. . . Be content with what you have. . . Hebrews 13:5
“Mom, we’re headed outside.” The words are punctuated by a slamming door. A glance out the dining room window shows my children and our black Labrador traipsing into the backyard. Adi quickly locates a stick and engages our oldest in a game of “Keep Away-Chase.” When the game ends, Adi goes searching for me.
Eventually, she realizes I’m still in the house. That’s when I hear the most pitiful whimpering sound. A peek into our family room reveals a sweet canine face peering in our porch window. I open the door and in she bounds. For a moment she’s happy. Until the sounds of the girls playing outside reach her ears and then she’s at the door waiting to be let out again. Only when I let her out, she’s crying to come in minutes later.
My Lab has fallen prey to a lurking thief called discontent. It sneaks in, steals contentment, and leaves a restless void in its place. Sadly, I’m prone to falling prey to this thief just like my pup. Watching Adi has given me a better understanding of discontent. I’ve realized the door to discontent is cracked open when our ideal isn’t being met. In Adi’s case, her ideal is when her pack, which is composed of me and the kids, are all in one place. The door is further opened with the realization that it’s outside our power to change our circumstances. So, when Adi realizes she can’t access us at her own will, she becomes miserably restless.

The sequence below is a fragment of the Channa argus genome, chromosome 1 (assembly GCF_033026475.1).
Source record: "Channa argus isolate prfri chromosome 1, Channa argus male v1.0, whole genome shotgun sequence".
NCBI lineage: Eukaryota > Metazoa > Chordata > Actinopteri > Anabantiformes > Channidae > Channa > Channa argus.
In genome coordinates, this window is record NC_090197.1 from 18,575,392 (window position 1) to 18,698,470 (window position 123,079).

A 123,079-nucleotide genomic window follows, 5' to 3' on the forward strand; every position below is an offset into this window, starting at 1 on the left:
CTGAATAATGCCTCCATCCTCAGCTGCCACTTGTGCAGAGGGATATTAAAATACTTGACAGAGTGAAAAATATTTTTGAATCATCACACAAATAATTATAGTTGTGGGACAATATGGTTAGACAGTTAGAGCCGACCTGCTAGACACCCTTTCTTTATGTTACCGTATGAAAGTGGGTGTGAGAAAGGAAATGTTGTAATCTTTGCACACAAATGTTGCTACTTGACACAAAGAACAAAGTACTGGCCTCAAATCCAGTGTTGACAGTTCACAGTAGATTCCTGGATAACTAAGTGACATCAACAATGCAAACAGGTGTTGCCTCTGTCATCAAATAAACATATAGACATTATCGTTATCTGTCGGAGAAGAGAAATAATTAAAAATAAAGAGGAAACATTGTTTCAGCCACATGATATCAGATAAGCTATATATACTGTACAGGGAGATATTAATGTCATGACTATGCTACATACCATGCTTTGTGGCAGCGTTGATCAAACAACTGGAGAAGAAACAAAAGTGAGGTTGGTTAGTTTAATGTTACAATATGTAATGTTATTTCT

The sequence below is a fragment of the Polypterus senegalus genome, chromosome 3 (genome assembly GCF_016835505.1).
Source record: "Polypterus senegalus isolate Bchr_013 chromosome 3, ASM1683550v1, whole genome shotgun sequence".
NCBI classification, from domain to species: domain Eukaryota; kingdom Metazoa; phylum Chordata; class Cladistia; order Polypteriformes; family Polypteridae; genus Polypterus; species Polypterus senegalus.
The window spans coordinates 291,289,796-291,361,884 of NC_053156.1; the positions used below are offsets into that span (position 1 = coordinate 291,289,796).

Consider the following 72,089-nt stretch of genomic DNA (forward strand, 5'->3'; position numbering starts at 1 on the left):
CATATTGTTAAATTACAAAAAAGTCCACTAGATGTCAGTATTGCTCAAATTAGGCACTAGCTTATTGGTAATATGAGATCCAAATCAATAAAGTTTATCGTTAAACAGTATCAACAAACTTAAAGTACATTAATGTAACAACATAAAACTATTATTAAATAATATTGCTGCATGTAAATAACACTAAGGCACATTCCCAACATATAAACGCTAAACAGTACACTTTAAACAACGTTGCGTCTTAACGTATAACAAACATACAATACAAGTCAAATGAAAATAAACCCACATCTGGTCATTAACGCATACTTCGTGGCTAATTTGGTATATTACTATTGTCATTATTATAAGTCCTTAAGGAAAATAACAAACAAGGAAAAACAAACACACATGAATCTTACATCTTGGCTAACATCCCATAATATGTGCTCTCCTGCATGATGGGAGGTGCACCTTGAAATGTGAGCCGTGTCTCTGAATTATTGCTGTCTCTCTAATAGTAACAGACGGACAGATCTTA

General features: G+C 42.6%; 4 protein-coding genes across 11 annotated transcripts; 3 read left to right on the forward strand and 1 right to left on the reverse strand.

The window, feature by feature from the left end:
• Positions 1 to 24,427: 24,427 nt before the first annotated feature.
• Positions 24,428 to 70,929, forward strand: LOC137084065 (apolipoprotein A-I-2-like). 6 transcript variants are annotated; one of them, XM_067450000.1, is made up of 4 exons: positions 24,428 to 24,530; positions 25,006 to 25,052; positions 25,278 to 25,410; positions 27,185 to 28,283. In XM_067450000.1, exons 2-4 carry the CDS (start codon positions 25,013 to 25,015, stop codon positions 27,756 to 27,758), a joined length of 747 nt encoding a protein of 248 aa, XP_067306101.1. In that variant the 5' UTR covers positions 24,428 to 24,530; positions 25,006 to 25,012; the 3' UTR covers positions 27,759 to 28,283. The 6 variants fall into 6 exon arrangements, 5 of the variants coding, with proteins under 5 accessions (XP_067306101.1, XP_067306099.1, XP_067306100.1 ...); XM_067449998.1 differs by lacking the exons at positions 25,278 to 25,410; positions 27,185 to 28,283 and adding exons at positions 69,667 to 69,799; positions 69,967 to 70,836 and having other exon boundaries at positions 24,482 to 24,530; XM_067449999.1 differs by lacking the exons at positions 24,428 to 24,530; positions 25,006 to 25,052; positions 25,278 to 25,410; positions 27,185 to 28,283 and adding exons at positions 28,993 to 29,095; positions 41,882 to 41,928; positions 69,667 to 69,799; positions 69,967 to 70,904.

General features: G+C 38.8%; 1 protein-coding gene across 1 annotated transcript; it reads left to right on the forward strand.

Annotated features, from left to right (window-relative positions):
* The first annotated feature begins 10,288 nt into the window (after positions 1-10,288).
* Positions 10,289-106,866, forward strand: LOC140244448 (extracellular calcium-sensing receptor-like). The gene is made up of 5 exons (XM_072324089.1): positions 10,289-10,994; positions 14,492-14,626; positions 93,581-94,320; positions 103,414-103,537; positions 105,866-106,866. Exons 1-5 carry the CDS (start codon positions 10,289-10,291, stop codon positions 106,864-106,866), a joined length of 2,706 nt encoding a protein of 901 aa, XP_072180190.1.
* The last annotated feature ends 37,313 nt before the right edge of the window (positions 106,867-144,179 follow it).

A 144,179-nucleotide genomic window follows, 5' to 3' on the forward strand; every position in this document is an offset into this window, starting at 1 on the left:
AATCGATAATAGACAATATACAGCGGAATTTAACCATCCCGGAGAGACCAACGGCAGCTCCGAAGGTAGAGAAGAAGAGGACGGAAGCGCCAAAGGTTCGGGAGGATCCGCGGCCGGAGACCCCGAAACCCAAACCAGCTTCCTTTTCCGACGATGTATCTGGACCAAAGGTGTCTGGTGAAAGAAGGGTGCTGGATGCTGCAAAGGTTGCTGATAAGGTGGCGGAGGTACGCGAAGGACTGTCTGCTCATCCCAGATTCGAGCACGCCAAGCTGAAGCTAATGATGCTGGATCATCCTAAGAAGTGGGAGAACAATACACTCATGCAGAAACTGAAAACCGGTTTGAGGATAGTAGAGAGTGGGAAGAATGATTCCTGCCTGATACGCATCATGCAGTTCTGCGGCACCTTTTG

Whether the robbery takes place depends on our choice to lock the door or allow it to remain ajar. Weary of opening and closing the door at every whip stitch to provide my Lab with a fleeting moment of contentment, I finally stumbled onto the secret that keeps the thief of discontent at bay. “What might that be?” You ask. Simple. I ignore Adi’s pleas for a change of circumstances. Eventually, she’ll accept where she’s at, relax, and lie down by the part of the “pack” she’s nearest.
One day while washing dishes, I peered out the kitchen window and my eyes settled on Adi lying contentedly in the grass. Just minutes earlier she had been at the screen door whining to come in. Now she was enjoying the shade of our large Ash tree while quietly watching the girls play on the tire swing.
As I worked, the words of Philippians 4:11 played through my mind. “. . . for I have learned to be content whatever the circumstance.” As I chewed on this verse, the Lord whispered to my heart, “I want you to find your peace in Me not your circumstances.” The key that locks the door to discontent can only be Jesus.
Lord, thank you for the times you lovingly ignore my pleas for change and teach me to be content where I am at with You. Amen
“But Godliness with contentment is great gain.”1 Timothy 6:6
“Thou camest not to thy place by accident, It is the very place God meant for thee; And shouldst thou there small scope for action see, Do not for this give room to discontent.” - R.C. Trench*
*Tileston, Mary W. Daily Strength for Daily Needs. (1891) Billy Graham Evangelistic Association, 1994
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